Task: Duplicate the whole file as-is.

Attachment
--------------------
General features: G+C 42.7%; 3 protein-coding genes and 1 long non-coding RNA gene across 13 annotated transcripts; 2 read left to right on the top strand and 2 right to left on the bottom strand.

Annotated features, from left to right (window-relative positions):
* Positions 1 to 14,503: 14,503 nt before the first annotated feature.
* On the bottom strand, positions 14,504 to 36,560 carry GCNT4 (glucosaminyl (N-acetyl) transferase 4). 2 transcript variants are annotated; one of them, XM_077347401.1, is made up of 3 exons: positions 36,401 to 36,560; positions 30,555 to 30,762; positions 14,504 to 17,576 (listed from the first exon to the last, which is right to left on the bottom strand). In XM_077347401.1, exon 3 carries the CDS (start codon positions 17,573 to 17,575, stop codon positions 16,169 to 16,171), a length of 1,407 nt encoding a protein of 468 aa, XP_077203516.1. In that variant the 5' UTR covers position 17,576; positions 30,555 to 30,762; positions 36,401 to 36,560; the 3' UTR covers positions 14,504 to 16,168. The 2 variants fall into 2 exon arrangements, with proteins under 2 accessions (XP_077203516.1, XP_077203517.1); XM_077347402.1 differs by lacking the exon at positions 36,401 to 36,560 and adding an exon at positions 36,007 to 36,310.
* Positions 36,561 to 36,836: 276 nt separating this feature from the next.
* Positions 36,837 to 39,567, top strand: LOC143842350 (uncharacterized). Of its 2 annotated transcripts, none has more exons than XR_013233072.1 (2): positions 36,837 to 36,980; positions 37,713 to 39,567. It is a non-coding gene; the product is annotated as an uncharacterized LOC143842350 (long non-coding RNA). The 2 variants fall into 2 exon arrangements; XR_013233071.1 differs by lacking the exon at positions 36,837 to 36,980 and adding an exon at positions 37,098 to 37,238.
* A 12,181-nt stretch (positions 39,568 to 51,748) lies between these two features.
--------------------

General features: G+C 42.7%; 3 protein-coding genes and 1 long non-coding RNA gene across 13 annotated transcripts; 2 read left to right on the top strand and 2 right to left on the bottom strand.

Annotated features, from left to right (window-relative positions):
* Positions 1 to 14,503: 14,503 nt before the first annotated feature.
* On the bottom strand, positions 14,504 to 36,560 carry GCNT4 (glucosaminyl (N-acetyl) transferase 4). 2 transcript variants are annotated; one of them, XM_077347401.1, is made up of 3 exons: positions 36,401 to 36,560; positions 30,555 to 30,762; positions 14,504 to 17,576 (listed from the first exon to the last, which is right to left on the bottom strand). In XM_077347401.1, exon 3 carries the CDS (start codon positions 17,573 to 17,575, stop codon positions 16,169 to 16,171), a length of 1,407 nt encoding a protein of 468 aa, XP_077203516.1. In that variant the 5' UTR covers position 17,576; positions 30,555 to 30,762; positions 36,401 to 36,560; the 3' UTR covers positions 14,504 to 16,168. The 2 variants fall into 2 exon arrangements, with proteins under 2 accessions (XP_077203516.1, XP_077203517.1); XM_077347402.1 differs by lacking the exon at positions 36,401 to 36,560 and adding an exon at positions 36,007 to 36,310.
* Positions 36,561 to 36,836: 276 nt separating this feature from the next.
* Positions 36,837 to 39,567, top strand: LOC143842350 (uncharacterized). Of its 2 annotated transcripts, none has more exons than XR_013233072.1 (2): positions 36,837 to 36,980; positions 37,713 to 39,567. It is a non-coding gene; the product is annotated as an uncharacterized LOC143842350 (long non-coding RNA). The 2 variants fall into 2 exon arrangements; XR_013233071.1 differs by lacking the exon at positions 36,837 to 36,980 and adding an exon at positions 37,098 to 37,238.
* A 12,181-nt stretch (positions 39,568 to 51,748) lies between these two features.